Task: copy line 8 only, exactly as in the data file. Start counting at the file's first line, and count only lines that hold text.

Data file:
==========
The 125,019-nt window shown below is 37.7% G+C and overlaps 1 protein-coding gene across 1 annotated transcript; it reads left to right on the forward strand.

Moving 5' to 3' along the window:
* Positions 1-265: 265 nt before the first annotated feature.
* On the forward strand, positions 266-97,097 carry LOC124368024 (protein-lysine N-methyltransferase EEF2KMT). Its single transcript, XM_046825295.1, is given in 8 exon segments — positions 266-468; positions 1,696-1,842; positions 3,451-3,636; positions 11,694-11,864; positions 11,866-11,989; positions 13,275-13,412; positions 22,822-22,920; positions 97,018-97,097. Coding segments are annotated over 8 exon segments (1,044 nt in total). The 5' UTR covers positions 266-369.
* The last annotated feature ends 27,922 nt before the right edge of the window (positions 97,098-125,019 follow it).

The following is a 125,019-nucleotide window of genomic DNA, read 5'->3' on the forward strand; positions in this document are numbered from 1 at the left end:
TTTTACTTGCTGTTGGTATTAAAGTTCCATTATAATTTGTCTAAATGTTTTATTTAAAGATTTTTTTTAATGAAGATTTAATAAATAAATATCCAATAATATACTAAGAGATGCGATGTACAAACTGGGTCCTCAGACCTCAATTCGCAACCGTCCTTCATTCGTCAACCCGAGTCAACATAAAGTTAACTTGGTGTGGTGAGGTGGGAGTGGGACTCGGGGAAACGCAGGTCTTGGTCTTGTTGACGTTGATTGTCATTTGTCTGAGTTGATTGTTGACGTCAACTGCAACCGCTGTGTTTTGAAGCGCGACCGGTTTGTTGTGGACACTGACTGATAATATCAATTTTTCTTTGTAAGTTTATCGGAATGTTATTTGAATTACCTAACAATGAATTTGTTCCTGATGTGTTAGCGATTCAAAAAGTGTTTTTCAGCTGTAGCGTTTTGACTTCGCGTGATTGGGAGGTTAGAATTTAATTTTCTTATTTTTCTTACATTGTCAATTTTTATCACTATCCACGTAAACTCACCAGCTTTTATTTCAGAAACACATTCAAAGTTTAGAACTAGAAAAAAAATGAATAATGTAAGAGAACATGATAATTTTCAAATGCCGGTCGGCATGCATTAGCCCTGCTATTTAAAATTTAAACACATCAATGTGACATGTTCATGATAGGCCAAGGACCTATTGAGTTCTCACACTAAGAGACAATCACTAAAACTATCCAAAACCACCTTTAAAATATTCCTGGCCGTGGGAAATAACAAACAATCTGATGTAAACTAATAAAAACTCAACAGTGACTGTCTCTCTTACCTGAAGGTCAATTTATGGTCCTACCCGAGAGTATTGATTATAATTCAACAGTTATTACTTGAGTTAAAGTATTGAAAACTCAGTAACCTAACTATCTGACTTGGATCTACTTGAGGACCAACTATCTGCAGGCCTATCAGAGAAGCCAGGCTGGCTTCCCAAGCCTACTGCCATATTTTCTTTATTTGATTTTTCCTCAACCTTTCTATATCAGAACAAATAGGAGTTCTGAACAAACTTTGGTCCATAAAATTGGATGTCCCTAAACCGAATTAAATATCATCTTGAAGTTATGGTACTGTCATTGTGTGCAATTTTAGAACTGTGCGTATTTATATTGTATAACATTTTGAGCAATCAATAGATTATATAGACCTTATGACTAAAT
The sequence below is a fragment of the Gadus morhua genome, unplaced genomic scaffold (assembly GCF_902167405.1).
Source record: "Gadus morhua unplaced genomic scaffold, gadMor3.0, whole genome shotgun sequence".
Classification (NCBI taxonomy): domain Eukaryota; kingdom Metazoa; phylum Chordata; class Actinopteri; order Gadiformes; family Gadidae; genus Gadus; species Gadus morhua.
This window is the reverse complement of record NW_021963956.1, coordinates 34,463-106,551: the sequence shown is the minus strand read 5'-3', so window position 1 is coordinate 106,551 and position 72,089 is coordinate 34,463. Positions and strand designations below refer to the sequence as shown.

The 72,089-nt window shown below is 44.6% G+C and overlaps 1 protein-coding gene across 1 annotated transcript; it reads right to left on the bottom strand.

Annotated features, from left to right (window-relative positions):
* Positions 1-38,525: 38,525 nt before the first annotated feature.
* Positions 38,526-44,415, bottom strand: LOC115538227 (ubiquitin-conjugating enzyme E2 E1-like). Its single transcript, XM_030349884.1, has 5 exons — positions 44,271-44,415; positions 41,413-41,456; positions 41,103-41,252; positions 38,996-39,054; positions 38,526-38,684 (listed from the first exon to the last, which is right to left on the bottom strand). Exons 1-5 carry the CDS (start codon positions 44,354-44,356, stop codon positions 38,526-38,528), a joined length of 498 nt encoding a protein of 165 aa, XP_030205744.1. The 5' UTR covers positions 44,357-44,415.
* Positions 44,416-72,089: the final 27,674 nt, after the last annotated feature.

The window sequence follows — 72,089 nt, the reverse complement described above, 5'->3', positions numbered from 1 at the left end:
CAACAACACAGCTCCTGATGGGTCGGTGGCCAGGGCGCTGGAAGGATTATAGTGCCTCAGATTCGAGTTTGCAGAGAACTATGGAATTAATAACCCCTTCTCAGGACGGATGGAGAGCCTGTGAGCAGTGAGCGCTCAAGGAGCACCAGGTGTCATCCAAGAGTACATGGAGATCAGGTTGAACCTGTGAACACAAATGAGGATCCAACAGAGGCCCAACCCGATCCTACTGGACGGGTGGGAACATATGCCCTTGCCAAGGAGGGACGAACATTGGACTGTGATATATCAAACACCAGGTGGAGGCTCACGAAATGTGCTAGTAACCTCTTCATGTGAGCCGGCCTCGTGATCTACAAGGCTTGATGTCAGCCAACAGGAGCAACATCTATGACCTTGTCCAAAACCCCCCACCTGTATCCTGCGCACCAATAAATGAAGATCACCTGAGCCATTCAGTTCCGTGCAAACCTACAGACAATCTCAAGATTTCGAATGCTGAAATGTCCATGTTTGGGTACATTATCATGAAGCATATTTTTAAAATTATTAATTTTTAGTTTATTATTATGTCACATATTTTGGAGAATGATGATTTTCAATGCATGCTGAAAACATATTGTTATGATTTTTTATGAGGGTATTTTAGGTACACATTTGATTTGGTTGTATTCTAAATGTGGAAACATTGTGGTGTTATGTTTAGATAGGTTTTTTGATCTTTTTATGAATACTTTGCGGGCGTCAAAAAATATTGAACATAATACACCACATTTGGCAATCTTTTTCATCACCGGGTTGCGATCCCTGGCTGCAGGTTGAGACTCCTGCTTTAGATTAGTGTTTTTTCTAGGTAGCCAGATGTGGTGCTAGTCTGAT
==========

The sequence below is a fragment of the Gadus morhua genome, unplaced genomic scaffold (assembly GCF_902167405.1).